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n = 1
p = 4
print n += p

gives me:

File "p7.py", line 17

print n += p

SyntaxError: invalid syntax

How can this problem be fixed?

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1  
What is the question? –  juanchopanza Apr 18 '11 at 14:25
    
figured it out... somewhat. taking out the print statement makes it work. I dont understand the rule here, why it breaks with print, but Ill keep looking. –  jason Apr 18 '11 at 14:28
4  
"I dont understand the rule here"? Where have you seen code like this? What tutorial are you using? Where are you learning Python? This is example is severely wrong. Where did you see code like this? –  S.Lott Apr 18 '11 at 15:27
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6 Answers

up vote 24 down vote accepted

n += p is a statement in Python, not an expression that returns a value you could print. This is different from a couple of other languages, for example Ruby, where everything is an expression.

You need to do

n += p
print n
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Assignment, including "augmented" assignment (x op= expr as shorcut for x = x op expr), is a statement, not an expression. So it doesn't result in a value. You can't print the result of something that doesn't result in anything - but that's what you're telling Python to do: "Evaluate n += p, then print the result of that."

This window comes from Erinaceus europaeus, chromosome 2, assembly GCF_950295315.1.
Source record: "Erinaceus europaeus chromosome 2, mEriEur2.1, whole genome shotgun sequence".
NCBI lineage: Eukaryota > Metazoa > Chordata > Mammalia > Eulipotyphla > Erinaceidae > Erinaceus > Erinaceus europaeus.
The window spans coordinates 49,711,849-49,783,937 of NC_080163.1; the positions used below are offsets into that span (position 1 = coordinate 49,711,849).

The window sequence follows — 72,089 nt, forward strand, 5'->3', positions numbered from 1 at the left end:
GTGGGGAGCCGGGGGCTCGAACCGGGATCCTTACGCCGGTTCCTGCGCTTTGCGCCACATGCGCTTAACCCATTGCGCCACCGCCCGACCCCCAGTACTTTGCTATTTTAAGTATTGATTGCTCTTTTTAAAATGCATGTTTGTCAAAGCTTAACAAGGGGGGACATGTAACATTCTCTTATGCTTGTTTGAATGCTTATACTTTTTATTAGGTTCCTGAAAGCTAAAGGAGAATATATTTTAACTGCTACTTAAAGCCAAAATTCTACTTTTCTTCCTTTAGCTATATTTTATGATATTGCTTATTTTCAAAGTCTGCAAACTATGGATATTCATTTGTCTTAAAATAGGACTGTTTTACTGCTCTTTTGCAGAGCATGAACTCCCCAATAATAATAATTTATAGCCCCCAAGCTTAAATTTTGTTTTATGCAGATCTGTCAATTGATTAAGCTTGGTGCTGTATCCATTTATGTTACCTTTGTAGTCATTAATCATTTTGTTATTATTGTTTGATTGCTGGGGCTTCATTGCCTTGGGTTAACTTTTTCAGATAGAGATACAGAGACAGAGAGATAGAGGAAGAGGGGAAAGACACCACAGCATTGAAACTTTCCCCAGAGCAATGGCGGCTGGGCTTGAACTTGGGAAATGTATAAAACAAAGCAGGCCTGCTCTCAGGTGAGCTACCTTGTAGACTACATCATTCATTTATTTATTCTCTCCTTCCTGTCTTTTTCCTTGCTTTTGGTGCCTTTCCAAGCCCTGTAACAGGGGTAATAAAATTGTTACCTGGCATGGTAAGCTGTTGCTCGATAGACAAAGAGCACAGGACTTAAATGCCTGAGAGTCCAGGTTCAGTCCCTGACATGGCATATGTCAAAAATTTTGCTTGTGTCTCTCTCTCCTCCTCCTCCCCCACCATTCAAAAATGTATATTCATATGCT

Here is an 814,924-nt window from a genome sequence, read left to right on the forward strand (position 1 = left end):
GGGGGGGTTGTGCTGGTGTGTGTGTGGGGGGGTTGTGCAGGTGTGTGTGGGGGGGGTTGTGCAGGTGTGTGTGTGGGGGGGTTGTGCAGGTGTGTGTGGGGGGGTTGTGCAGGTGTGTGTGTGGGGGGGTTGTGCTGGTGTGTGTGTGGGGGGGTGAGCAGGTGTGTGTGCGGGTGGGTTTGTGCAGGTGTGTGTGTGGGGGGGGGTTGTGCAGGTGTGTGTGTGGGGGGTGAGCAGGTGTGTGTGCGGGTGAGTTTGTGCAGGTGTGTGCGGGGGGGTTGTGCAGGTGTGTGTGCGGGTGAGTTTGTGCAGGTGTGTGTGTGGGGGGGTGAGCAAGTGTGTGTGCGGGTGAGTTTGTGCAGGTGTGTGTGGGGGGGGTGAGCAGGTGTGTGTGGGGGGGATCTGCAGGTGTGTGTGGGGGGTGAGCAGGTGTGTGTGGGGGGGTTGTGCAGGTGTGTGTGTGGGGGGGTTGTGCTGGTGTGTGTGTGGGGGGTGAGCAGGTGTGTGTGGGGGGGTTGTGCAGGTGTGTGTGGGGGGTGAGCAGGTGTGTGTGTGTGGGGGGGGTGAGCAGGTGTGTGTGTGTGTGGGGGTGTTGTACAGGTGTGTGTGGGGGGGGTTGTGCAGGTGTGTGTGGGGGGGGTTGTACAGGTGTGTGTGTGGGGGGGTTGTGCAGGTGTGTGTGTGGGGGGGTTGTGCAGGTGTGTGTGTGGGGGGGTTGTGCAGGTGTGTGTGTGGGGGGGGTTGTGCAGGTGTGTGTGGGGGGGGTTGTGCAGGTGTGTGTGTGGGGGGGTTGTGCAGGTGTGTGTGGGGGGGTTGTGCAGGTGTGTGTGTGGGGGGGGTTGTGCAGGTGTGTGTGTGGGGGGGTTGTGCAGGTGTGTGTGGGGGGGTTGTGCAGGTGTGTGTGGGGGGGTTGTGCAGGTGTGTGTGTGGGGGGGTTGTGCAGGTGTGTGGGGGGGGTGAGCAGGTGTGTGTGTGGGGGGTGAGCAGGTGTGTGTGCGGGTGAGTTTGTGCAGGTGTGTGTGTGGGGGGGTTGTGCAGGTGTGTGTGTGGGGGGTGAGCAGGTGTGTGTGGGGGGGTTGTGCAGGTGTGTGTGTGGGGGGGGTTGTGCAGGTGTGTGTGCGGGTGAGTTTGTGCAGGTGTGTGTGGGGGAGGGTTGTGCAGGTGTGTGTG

If you want to modify n and print the new n, do that on two lines. If you just want to print the sum of n and p without modifying either, use + instead of +=.

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You'll need to break it up onto separate lines:

n = 1
p = 4
n += p
print n
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n += p is equal to n = n + p. This is a statement on its own and cannot be printed out. You probably meant print n + p.

EDIT:

figured it out... somewhat. taking out the print statement makes it work. I dont understand the rule here, why it breaks with print, but Ill keep looking

I would seriously suggest to get a book about Python and learn from that. You obviously (not meant as an insult, just informing you) have no idea what you are doing.

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1  
Nitpicking: It's not exactly equivalent. Objects can overload it to do in-place modification (lists do, for instance). –  delnan Apr 18 '11 at 14:27
    
delnan: True, but offtopic for this problem. It would also confuse the asker, seeing his skill level approximated from the question. –  nightcracker Apr 18 '11 at 14:29
    
+1 for suggestion in edit. –  delnan Apr 18 '11 at 14:42
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+= is a statement. Place it on a line by itself.

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While += is generally legal Python, it is syntactically not allowed at this point, so try:

n = 1
p = 4
n += p
print n
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